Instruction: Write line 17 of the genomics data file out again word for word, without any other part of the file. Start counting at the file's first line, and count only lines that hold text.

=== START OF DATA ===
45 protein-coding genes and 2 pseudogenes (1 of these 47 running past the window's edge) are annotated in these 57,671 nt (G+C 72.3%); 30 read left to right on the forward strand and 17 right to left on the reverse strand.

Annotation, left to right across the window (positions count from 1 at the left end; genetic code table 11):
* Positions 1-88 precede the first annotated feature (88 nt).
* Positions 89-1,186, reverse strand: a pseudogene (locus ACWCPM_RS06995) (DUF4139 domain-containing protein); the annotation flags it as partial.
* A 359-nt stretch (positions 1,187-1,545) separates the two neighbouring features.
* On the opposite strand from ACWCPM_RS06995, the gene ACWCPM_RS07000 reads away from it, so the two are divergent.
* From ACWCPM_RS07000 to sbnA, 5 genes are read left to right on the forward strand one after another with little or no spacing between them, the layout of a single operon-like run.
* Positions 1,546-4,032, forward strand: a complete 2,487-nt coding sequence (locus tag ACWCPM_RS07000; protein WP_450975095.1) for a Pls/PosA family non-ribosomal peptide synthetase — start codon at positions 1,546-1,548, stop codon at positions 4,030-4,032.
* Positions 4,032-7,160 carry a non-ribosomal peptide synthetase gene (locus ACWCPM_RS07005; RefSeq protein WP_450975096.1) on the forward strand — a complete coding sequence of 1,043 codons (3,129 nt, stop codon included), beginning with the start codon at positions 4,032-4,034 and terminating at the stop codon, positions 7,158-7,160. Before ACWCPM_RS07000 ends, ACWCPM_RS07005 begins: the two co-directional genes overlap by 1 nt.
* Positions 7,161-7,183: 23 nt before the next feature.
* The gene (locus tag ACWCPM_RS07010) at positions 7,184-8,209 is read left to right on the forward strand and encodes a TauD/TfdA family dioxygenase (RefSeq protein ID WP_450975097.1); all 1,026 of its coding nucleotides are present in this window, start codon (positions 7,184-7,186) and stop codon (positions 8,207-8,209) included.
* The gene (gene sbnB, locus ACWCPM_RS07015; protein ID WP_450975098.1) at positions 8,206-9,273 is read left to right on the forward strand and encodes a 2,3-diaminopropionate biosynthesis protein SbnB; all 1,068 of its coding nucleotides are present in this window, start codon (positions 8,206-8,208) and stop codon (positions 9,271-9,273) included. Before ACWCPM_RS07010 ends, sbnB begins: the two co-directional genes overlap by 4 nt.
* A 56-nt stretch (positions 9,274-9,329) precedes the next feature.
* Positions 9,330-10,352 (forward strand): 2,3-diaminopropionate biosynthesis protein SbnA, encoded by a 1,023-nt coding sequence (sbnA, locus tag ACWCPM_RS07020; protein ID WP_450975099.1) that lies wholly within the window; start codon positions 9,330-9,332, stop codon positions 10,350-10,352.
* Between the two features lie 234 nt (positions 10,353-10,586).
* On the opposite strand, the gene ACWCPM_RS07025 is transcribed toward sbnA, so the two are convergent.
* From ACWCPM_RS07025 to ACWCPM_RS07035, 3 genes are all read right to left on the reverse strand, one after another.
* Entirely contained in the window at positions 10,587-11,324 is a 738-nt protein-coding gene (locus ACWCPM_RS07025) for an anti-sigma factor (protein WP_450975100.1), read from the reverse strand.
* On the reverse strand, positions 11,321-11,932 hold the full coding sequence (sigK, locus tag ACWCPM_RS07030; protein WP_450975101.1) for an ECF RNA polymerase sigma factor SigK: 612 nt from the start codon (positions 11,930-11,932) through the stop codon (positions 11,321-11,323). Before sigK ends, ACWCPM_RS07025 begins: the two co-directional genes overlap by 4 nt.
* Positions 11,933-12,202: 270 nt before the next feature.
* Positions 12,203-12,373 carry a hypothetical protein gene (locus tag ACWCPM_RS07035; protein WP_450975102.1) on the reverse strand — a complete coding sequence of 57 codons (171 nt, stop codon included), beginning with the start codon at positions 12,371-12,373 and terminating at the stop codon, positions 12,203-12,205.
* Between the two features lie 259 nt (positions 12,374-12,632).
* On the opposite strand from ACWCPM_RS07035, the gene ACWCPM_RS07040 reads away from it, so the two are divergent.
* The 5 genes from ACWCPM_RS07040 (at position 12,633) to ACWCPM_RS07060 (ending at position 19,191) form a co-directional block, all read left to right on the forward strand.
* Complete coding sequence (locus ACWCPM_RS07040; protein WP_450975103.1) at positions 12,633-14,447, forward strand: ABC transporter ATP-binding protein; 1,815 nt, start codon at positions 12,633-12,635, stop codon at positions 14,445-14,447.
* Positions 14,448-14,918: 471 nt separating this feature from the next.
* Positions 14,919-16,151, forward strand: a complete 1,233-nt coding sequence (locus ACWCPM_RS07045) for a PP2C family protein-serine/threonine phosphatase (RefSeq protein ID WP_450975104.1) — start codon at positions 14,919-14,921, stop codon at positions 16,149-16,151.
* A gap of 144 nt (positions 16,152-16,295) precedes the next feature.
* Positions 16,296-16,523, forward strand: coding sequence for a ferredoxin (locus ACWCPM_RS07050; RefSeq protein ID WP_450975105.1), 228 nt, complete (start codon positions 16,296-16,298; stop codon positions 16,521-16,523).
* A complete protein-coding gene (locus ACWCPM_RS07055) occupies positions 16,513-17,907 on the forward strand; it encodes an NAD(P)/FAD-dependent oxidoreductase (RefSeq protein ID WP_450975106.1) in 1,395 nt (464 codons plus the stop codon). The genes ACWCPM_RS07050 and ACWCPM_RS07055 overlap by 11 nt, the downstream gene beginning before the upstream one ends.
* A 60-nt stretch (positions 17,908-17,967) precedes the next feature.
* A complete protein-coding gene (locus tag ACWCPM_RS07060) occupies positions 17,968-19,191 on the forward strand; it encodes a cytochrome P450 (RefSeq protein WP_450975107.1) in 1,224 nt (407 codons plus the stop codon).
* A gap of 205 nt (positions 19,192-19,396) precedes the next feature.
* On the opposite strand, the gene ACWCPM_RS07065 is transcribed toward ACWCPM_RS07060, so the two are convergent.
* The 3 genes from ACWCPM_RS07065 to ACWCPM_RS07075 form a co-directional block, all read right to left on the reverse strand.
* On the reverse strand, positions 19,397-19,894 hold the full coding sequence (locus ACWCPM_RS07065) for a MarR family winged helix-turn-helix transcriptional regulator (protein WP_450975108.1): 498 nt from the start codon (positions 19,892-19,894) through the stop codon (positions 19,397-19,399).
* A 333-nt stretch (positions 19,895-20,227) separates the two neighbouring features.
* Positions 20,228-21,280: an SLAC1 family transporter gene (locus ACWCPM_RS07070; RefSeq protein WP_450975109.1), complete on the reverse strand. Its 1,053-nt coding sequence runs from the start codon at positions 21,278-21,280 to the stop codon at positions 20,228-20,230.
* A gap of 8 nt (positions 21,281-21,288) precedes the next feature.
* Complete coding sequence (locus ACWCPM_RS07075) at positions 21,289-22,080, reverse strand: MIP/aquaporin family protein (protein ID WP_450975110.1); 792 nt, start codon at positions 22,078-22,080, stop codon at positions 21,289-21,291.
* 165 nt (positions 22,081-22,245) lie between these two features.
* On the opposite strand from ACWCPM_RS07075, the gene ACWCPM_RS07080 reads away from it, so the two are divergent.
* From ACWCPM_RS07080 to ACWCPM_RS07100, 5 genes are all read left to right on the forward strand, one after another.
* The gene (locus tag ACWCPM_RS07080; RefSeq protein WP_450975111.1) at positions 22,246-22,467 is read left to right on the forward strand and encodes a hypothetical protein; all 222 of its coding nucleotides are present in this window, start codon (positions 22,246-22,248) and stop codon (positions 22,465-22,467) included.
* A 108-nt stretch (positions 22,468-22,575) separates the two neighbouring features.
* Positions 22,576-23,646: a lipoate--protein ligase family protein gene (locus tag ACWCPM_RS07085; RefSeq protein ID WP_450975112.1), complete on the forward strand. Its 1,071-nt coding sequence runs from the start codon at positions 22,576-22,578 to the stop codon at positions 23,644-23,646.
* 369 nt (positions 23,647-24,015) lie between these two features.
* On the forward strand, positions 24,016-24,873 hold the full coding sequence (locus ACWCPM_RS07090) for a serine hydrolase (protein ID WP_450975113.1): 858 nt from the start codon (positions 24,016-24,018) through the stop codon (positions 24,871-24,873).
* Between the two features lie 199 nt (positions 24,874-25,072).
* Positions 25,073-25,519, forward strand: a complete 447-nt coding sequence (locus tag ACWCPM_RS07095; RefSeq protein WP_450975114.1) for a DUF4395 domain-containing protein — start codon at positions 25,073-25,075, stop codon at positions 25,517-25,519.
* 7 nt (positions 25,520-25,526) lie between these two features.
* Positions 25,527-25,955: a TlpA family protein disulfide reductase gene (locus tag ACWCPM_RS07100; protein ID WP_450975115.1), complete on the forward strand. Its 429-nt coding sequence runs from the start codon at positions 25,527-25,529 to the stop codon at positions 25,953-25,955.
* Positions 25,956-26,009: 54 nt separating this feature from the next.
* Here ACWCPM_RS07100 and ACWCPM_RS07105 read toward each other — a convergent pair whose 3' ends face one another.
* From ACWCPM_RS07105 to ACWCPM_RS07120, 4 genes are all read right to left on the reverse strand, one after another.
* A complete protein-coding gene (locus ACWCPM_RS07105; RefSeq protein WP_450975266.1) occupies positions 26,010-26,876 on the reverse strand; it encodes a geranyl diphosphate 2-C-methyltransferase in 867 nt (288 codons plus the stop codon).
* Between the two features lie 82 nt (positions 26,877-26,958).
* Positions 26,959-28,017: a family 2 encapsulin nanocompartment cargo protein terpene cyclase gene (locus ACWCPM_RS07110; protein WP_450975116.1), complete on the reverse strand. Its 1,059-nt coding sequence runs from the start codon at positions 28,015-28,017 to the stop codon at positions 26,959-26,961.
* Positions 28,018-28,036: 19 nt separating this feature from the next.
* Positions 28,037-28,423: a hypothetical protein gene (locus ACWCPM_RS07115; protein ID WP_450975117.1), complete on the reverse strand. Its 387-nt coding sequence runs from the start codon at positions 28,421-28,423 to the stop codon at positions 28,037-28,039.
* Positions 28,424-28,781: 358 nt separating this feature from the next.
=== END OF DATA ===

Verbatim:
* From ACWCPM_RS07025 to ACWCPM_RS07035, 3 genes are all read right to left on the reverse strand, one after another.